$PublicIP = New-AzPublicIpAddress -ResourceGroupName $ResourceGroupName -Location $Location -Name "$VMName-pip" -AllocationMethod Static -IdleTimeoutInMinutes 4

# Warn the user if no NSG is associated with this VM
if ($null -eq $NIC.NetworkSecurityGroup)
{
Write-Warning "Since no Network Security Group is associated with this Virtual Machine, by default all ports are open to the internet."
}

# Assign the public ip to the VM NIC
$NIC | Set-AzNetworkInterfaceIpConfig -Name $NICIPConfigName -SubnetId $NICSubnetId -PublicIpAddressId $PublicIP.Id | Set-AzNetworkInterface
}

Assign-AzVMPublicIP2 -ResourceGroupName test-rg -VMName test-vm

List of available Azure VM Image skus using new Azure PowerShell module Az.

As you might already know, Microsoft has released a new Azure PowerShell module Az to replace with AzureRM module in future. As of now both the versions are available for Windows PowerShell and PowerShellCore. But no further developments for AzureRM module except for bg fixes and all the updates and feature enchantments come along with the new modules Az itself.

Just to start with the Az module, lets retrieve the list of Azure VM Images (skus) available in a given location from the mentioned publisher with the offerings…

 

Just a tip #3 – $args in PowerShell

In scripting, there are many things to experience in many ways, the traditional way is always the best practice though, the formal way is always an option…

Traditional way


Function Add
{
param
(
[Parameter(Mandatory=$true)]
<span></span>[int] $Number1,
[Parameter(Mandatory=$true)]
[int] $Number2
)
[int] $Sum = 0
$Sum = $Number1 + $Number2
return, $Sum
}

Add -Number1 4 -Number2 5

Add tip 1

Formal way


<span></span>$Add = {$args[0] + $args[1]}
. $Add 4 5

Add tip 2

SQL Server PSObject – Working with SQL Server using PowerShell

SQL Server loves PowerShell, it makes SQL Server DBA life easy and simple. I have seen SQL Server automated with PowerShell to an extent where I stopped using SQL Server Management Studio (SSMS) ever since I started using PowerShell. Database Administrator doesn’t require SSMS all the time to connect to SQL Server if you are accompanying with PowerShell. There are quite a few tools are already available in the internet from dbatools.io, idera PowerShell scripts and etc., but every approach is unique.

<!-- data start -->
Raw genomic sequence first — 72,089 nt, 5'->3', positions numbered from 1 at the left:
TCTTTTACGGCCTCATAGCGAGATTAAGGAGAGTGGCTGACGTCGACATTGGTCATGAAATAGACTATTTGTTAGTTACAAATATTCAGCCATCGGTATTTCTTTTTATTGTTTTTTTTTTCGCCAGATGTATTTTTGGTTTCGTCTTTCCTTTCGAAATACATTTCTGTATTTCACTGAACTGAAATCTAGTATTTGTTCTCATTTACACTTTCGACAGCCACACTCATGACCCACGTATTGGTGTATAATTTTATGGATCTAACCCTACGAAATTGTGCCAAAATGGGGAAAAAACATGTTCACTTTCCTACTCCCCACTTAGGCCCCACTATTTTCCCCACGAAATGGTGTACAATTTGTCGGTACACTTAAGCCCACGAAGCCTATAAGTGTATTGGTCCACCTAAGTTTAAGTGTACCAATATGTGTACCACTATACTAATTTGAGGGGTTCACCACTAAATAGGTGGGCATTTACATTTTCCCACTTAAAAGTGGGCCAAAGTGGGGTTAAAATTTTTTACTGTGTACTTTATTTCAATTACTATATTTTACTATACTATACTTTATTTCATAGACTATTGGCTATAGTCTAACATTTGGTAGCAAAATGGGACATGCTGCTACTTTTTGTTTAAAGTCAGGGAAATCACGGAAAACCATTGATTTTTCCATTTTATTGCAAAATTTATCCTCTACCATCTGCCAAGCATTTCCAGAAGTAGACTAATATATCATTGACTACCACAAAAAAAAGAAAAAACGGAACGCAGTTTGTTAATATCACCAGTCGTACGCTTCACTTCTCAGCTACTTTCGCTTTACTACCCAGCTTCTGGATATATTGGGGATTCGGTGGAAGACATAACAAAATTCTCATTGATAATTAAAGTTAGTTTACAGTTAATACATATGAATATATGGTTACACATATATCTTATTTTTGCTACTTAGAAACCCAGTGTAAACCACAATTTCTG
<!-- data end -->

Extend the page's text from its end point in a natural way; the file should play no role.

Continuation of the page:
SQL Server PSObject, SQL Server functionalities within a single PowerShell object. PSObject, I love the most in PowerShell, you can customise the object of your own choice of properties & methods, and the usage is also as simple as just initiate the object and call the methods of your choice.

I have created a new PSObject with ConnectSQL and ExecuteSQL methods, they are the very basic and predominant functionalities to work with SQL Server.


# Create an object
$SQLServerObject = New-Object -TypeName psobject

And added few essential properties, mainly used to establish the connection to Sql Server…


# Basic properties
$SQLServerObject | Add-Member -MemberType NoteProperty -Name ServerName -Value 'SQLServer' # Server Name
$SQLServerObject | Add-Member -MemberType NoteProperty -Name DefaultPort -Value 1433 # Port
$SQLServerObject | Add-Member -MemberType NoteProperty -Name Database -Value 'master' # Database
$SQLServerObject | Add-Member -MemberType NoteProperty -Name ConnectionTimeOut -Value 15 # Connection Timeout
$SQLServerObject | Add-Member -MemberType NoteProperty -Name QueryTimeOut -Value 15 # Query Timeout
$SQLServerObject | Add-Member -MemberType NoteProperty -Name SQLQuery -Value '' # SQL Query
$SQLServerObject | Add-Member -MemberType NoteProperty -Name SQLConnection -Value '' # SQL Connection

The properties like ServerName, Port, Database and ConnectionTimeout are must to define before you call either connect method or execute method, SQLConnection property holds the sql server connection object to execute the sql queries with execute method. SQLQuery property holds the query text to execute the query against the sql server mentioned in the ServerName property, you can also enter the query while calling the execute method. Ensure the Server is ping-able usign the TestConnection method…


# Method to ensure the server is pingable
$SQLServerObject | Add-Member -MemberType ScriptMethod -Name TestConnection -Value {
Test-Connection -ComputerName $this.ServerName -ErrorAction SilentlyContinue
}

Establish the connection and store the connection object in the SQLConnection property of the object.


# Method to establish the connection to SQL Server and holds the connection object for further use
$SQLServerObject | Add-Member -MemberType ScriptMethod -Name ConnectSQL -Value {

[string] $ServerName= $this.ServerName
[int] $Port = $this.DefaultPort
[string] $Database = $this.Database
[int] $TimeOut = $this.ConnectionTimeOut

$SQLConnection = New-Object -TypeName System.Data.SqlClient.SqlConnection
$SQLConnection.ConnectionString = "Server = $ServerName,$Port; Database = $Database; Integrated Security = True;Connection Timeout=$TimeOut;"
$SQLConnection.Open()

$this.SQLConnection = $SQLConnection
}

ExecuteSQL method to execute the queries using the connection established using the ConnectSQL method…


# Execute SQL method to execute queries using the connection established with ConnectSQL
$SQLServerObject | Add-Member -MemberType ScriptMethod -Name ExecuteSQL -Value {

param
(
[Parameter(Mandatory=$false)]
[string] $QueryText
)